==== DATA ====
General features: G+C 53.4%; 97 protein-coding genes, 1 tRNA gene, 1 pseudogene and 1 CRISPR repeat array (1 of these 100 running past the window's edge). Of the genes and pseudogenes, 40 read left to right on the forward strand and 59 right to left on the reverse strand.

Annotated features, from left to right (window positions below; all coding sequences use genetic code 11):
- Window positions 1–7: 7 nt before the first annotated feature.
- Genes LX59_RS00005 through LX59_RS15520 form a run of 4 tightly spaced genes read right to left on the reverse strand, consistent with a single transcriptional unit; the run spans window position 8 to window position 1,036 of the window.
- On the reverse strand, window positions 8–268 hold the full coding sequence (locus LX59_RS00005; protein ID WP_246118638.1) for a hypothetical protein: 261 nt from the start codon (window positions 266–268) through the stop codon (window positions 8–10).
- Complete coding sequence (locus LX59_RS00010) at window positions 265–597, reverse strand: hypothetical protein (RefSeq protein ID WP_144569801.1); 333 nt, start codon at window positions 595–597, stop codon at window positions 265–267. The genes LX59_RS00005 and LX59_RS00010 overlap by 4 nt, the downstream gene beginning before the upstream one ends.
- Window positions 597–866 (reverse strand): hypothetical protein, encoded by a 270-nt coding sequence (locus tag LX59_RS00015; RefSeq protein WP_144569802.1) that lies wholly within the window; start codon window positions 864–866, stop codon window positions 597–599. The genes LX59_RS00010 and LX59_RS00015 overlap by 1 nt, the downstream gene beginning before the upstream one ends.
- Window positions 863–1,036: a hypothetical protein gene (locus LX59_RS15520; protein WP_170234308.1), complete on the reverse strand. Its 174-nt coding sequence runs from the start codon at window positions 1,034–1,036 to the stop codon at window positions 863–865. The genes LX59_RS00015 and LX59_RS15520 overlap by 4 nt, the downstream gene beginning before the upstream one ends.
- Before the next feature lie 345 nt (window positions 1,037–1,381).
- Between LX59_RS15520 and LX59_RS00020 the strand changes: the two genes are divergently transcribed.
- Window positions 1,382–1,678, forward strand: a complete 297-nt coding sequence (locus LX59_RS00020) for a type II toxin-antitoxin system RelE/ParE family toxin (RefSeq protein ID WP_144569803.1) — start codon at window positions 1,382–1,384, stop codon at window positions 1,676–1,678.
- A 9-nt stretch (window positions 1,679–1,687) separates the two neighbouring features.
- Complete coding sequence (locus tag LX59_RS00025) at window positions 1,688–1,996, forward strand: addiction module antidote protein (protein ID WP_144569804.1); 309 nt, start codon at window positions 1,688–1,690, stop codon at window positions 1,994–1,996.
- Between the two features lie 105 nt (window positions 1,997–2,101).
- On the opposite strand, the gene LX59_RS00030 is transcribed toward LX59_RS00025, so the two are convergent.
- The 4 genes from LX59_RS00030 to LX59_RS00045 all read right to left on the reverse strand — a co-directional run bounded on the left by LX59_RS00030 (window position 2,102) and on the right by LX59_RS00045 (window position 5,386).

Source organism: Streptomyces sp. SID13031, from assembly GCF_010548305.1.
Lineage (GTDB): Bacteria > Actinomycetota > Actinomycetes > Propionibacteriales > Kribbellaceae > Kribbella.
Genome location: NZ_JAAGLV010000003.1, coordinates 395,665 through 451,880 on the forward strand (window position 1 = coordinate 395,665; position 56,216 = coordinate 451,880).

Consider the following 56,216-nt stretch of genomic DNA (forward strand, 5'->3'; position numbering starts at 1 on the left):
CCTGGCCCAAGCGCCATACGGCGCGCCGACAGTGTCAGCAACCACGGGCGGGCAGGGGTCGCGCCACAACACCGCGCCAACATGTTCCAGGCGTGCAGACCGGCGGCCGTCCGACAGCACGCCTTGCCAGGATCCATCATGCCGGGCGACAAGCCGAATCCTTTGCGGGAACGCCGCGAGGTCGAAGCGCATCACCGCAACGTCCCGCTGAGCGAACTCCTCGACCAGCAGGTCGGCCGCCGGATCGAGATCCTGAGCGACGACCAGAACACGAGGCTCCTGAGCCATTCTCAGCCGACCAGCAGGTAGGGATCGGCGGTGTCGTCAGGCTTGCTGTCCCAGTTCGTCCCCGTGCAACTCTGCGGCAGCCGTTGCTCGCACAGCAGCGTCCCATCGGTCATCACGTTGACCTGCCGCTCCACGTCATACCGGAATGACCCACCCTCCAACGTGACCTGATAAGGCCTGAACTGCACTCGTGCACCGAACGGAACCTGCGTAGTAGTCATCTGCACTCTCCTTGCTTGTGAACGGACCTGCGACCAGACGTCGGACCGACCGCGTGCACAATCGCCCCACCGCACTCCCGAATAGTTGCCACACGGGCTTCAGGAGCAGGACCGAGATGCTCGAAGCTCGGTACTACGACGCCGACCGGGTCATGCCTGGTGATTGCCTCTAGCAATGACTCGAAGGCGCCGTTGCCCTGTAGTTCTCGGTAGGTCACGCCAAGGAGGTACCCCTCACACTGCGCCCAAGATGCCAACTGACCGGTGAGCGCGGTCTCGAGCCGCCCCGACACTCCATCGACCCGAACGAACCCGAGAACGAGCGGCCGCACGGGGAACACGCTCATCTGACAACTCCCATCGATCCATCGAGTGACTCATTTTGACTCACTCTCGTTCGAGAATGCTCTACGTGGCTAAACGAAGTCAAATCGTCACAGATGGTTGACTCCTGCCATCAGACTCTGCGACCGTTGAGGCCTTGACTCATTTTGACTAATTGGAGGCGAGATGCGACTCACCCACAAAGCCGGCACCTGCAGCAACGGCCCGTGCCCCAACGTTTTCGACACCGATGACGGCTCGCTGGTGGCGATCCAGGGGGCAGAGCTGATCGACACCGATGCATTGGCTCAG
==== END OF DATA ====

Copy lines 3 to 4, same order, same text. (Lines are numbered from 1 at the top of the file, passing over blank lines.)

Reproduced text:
- Window positions 1–7: 7 nt before the first annotated feature.
- Genes LX59_RS00005 through LX59_RS15520 form a run of 4 tightly spaced genes read right to left on the reverse strand, consistent with a single transcriptional unit; the run spans window position 8 to window position 1,036 of the window.